Thursday, April 1, 2010
Back in the early part of the 20th century, Cambodia was a French protectorate, which in reality meant a colony. As could be imagined, most cars were imported from France, Citroens being the most common. Very few of these remain, the climate is not kind to body-work or steel, and unless kept in a good shelter and maintained machines decay very fast. One friend of mine owned a late 1930s Citroen, which was lovely to be driven around in. It had an engine from a modern Toyota, and odd-looking chrome hubcaps, but otherwise was an original colonial-era ride.
In the late days of the French era, a couple of assembly plants were set up in Cambodia, one at the new Sihanoukville port, and another on street 80 near the Phnom Penh Port. The Sihanoukville one assembled a box-van variant of the well-known 2CV model. The 2CV’s name came from French, the Deux Chevalle, or two horse power, and was a very low-powered but affordable little workhorse, born from the austerity of the post WWII years. As you can see from the pictures, it had a pick-up back with a canvas covering. The Citroen showroom which is shown in one picture was on Norodom Boulevard.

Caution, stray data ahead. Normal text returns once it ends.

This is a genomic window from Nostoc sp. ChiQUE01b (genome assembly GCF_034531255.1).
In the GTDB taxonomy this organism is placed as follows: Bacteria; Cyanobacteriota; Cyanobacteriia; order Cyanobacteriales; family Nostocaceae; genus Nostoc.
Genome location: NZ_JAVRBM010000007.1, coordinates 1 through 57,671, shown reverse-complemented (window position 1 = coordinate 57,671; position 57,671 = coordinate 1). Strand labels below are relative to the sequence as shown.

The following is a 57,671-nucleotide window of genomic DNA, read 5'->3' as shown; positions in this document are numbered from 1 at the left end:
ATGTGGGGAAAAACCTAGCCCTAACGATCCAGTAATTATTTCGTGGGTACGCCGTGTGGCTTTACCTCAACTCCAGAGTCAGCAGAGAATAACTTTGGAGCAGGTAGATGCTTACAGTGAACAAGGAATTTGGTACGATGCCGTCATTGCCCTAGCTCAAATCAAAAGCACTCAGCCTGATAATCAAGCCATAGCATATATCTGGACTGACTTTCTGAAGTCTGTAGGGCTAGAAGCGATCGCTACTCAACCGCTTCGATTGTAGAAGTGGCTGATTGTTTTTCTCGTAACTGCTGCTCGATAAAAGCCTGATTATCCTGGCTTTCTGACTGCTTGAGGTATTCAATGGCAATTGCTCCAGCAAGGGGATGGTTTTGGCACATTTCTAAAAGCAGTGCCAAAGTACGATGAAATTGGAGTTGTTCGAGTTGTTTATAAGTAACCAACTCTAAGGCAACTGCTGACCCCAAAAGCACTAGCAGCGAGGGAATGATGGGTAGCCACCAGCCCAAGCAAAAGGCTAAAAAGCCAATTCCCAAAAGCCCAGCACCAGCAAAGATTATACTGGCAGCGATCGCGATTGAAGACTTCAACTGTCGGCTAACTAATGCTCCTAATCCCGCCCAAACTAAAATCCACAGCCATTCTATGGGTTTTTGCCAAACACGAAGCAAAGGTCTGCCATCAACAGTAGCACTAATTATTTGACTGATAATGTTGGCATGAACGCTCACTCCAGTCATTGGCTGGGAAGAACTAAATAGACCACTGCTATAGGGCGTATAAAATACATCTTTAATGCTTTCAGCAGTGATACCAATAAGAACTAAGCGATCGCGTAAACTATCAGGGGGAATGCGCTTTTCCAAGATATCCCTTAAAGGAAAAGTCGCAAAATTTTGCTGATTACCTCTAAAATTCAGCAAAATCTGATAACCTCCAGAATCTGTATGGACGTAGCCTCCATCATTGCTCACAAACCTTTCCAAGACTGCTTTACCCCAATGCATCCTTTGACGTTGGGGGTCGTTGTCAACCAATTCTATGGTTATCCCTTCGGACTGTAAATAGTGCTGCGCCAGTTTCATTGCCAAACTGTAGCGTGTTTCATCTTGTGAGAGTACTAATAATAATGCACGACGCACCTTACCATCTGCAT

After independence, there were some notable achievements in creating industry in Cambodia. The SONATRAC (Societe National Des Tracteurs) plant in Sihanoukville fabricated and manufactured trucks, tractors, motorcycles and also motors for other industrial uses. Later, after the refusal of U.S. aid, a local style jeep was also manufactured. I have only seen pictures of these, I’m not sure I’ve ever seen any surviving models.
The first picture is of a Citroen at Angkor Wat in 1910, and the next shows the Postal Car that ran the route between Phnom Penh and Saigon in the late 1920s, the picture looks like it was taken in Saigon. The next three are of the assembly plant and publicity shots of the Cambodian 2CV variant in the 1950s. The seventh picture is a Citroen sign on a wall above the old plant on street 80. Second last is the Citroen showroom on Norodom Boulevard, and the last is of a burnt out Simca in the early 1970s war.